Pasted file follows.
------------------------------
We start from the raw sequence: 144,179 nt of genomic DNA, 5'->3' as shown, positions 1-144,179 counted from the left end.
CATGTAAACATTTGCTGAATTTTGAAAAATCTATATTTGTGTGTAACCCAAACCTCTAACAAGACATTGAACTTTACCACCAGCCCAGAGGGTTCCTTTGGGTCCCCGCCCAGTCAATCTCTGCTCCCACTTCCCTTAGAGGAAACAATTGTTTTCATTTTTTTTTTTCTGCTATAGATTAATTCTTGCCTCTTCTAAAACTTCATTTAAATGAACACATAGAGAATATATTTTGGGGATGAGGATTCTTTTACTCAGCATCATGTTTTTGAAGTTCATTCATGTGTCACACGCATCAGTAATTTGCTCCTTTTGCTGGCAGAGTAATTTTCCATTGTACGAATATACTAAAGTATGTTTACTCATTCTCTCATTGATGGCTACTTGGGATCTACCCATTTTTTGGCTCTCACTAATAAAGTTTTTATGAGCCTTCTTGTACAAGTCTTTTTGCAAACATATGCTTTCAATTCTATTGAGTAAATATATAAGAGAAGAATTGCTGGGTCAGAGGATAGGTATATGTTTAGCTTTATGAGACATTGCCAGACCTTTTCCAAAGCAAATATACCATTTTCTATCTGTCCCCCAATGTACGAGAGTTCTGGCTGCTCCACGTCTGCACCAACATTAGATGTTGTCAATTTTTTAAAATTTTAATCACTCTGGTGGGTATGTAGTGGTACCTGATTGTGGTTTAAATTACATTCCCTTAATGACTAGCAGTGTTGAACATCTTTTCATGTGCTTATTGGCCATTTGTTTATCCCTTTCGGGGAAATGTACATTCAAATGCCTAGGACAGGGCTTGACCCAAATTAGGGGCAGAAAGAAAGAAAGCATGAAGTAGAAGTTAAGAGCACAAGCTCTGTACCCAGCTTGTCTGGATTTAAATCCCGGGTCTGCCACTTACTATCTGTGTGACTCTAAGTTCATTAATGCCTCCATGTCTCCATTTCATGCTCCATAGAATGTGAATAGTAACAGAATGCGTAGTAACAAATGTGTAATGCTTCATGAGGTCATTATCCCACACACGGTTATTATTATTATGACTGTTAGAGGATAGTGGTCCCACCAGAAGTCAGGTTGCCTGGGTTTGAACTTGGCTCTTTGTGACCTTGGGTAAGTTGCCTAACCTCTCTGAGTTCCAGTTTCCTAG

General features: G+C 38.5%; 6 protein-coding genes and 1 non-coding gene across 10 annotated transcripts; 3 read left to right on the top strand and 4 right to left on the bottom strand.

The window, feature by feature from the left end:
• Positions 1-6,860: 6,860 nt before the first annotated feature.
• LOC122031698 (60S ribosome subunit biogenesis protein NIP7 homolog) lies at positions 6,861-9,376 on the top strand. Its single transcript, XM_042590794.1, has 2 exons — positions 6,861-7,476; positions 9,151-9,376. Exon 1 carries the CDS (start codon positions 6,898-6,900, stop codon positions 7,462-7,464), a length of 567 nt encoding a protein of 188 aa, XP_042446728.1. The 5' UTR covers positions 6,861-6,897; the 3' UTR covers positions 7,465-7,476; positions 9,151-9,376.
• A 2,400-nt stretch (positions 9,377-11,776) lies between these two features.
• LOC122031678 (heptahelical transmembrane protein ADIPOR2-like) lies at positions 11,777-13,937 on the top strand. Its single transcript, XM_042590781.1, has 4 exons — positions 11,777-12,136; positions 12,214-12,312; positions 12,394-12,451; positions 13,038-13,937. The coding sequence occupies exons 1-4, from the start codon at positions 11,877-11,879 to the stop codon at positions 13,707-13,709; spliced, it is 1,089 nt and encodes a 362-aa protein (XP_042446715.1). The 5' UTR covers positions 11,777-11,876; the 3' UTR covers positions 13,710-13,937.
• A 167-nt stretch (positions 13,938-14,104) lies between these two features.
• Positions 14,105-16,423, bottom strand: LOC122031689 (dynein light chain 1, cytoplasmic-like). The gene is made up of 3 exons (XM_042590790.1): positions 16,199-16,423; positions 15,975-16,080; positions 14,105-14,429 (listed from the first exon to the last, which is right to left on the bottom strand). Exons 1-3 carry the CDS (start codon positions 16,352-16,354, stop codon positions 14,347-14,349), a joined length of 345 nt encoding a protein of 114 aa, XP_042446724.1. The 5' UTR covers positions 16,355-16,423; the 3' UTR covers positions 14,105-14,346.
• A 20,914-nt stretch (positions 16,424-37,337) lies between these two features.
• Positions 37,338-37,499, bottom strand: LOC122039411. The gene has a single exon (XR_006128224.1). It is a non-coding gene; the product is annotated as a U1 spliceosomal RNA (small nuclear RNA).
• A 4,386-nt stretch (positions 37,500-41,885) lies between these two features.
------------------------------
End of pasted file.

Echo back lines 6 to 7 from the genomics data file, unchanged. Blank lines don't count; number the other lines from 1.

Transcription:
• LOC122031698 (60S ribosome subunit biogenesis protein NIP7 homolog) lies at positions 6,861-9,376 on the top strand. Its single transcript, XM_042590794.1, has 2 exons — positions 6,861-7,476; positions 9,151-9,376. Exon 1 carries the CDS (start codon positions 6,898-6,900, stop codon positions 7,462-7,464), a length of 567 nt encoding a protein of 188 aa, XP_042446728.1. The 5' UTR covers positions 6,861-6,897; the 3' UTR covers positions 7,465-7,476; positions 9,151-9,376.
• A 2,400-nt stretch (positions 9,377-11,776) lies between these two features.